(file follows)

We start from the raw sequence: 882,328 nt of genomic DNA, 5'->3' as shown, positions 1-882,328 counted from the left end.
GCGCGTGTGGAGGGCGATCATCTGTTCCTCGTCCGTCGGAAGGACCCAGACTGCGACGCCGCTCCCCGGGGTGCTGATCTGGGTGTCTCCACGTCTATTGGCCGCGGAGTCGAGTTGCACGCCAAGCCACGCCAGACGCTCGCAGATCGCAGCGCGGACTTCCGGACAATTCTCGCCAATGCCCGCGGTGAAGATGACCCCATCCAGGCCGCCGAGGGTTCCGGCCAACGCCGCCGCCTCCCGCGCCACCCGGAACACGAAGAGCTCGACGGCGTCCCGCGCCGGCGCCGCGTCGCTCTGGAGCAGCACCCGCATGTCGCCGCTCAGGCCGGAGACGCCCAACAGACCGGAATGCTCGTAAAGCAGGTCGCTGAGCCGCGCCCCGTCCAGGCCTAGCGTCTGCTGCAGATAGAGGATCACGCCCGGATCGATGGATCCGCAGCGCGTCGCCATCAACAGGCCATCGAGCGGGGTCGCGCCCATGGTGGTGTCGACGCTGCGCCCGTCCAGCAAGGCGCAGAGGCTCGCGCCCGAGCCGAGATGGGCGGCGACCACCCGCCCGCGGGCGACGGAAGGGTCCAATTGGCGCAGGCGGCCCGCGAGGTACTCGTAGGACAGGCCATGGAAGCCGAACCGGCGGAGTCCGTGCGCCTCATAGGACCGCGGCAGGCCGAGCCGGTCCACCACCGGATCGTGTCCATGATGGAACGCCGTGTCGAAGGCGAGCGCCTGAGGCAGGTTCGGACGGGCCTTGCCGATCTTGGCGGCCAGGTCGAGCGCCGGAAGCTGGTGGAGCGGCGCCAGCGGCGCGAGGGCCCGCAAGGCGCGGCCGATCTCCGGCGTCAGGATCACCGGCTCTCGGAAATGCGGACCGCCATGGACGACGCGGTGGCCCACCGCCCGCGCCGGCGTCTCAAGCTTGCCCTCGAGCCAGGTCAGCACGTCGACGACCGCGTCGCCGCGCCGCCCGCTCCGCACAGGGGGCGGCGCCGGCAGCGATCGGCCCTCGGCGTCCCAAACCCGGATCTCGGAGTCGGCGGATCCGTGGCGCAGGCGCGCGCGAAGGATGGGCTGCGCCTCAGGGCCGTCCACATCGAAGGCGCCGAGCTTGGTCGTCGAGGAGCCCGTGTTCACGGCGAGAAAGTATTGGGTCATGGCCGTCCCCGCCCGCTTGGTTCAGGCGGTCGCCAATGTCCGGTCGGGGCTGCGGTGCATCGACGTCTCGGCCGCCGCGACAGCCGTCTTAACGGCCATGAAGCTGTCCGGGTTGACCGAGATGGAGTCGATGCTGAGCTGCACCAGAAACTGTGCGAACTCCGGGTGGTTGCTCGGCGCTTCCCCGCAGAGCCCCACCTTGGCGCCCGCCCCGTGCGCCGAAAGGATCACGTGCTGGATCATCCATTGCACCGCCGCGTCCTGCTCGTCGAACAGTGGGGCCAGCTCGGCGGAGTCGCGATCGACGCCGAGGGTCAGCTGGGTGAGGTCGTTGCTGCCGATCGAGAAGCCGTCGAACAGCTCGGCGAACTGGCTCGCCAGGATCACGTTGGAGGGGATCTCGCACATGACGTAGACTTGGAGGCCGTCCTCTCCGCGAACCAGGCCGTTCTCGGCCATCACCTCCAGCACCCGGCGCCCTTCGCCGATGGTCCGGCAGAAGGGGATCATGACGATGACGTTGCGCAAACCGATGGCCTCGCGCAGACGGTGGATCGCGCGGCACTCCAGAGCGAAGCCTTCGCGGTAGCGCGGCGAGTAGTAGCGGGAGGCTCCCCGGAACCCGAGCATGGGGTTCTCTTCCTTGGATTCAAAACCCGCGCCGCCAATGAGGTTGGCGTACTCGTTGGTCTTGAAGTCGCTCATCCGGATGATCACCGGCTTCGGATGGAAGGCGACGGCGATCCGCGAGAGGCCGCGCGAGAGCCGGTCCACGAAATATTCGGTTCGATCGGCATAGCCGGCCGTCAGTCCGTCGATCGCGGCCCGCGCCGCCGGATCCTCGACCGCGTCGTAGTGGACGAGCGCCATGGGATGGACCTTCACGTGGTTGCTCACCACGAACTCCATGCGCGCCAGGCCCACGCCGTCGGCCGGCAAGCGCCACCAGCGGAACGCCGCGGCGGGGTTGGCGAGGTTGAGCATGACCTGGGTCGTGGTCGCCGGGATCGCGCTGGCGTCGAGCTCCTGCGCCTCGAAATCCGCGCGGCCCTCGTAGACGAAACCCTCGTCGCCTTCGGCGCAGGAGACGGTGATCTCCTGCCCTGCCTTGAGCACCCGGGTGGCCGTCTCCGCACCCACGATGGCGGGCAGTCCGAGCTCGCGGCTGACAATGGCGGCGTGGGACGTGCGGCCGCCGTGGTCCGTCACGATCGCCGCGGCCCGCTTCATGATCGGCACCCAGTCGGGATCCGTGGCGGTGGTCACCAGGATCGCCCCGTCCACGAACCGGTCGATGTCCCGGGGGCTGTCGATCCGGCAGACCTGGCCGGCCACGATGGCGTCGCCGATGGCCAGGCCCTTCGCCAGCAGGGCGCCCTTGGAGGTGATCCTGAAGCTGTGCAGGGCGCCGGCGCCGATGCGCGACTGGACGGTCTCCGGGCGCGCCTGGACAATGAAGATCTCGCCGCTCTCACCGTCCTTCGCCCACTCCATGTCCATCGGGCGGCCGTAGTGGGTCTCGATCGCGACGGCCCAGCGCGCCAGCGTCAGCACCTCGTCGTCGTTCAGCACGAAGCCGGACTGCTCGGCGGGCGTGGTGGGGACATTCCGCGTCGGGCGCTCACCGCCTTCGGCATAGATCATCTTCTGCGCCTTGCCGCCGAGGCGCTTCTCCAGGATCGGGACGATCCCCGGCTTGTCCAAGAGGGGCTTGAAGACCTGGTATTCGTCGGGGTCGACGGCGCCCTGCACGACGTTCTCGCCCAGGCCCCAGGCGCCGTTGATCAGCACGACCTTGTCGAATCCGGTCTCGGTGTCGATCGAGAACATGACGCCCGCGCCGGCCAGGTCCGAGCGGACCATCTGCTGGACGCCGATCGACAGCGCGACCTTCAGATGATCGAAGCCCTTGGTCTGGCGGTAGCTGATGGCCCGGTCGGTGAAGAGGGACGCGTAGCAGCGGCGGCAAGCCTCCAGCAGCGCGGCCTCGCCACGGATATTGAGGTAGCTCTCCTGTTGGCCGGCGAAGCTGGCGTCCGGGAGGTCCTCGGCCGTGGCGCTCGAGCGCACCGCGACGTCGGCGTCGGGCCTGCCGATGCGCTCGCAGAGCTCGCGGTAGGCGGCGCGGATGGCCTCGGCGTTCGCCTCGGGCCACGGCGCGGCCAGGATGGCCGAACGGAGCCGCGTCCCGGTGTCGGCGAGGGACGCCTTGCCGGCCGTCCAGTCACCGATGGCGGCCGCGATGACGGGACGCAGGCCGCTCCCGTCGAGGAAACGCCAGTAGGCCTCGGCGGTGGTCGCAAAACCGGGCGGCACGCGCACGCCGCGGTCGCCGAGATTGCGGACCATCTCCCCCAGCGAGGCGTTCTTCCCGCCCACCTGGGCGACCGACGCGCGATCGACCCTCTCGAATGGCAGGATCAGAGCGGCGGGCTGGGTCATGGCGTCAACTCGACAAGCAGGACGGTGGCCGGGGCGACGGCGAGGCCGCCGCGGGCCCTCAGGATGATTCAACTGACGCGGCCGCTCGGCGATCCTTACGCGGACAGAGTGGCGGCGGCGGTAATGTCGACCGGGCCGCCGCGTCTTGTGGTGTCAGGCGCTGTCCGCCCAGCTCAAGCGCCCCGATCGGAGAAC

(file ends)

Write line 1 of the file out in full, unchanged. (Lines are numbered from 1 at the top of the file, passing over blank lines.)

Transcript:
We start from the raw sequence: 882,328 nt of genomic DNA, 5'->3' as shown, positions 1-882,328 counted from the left end.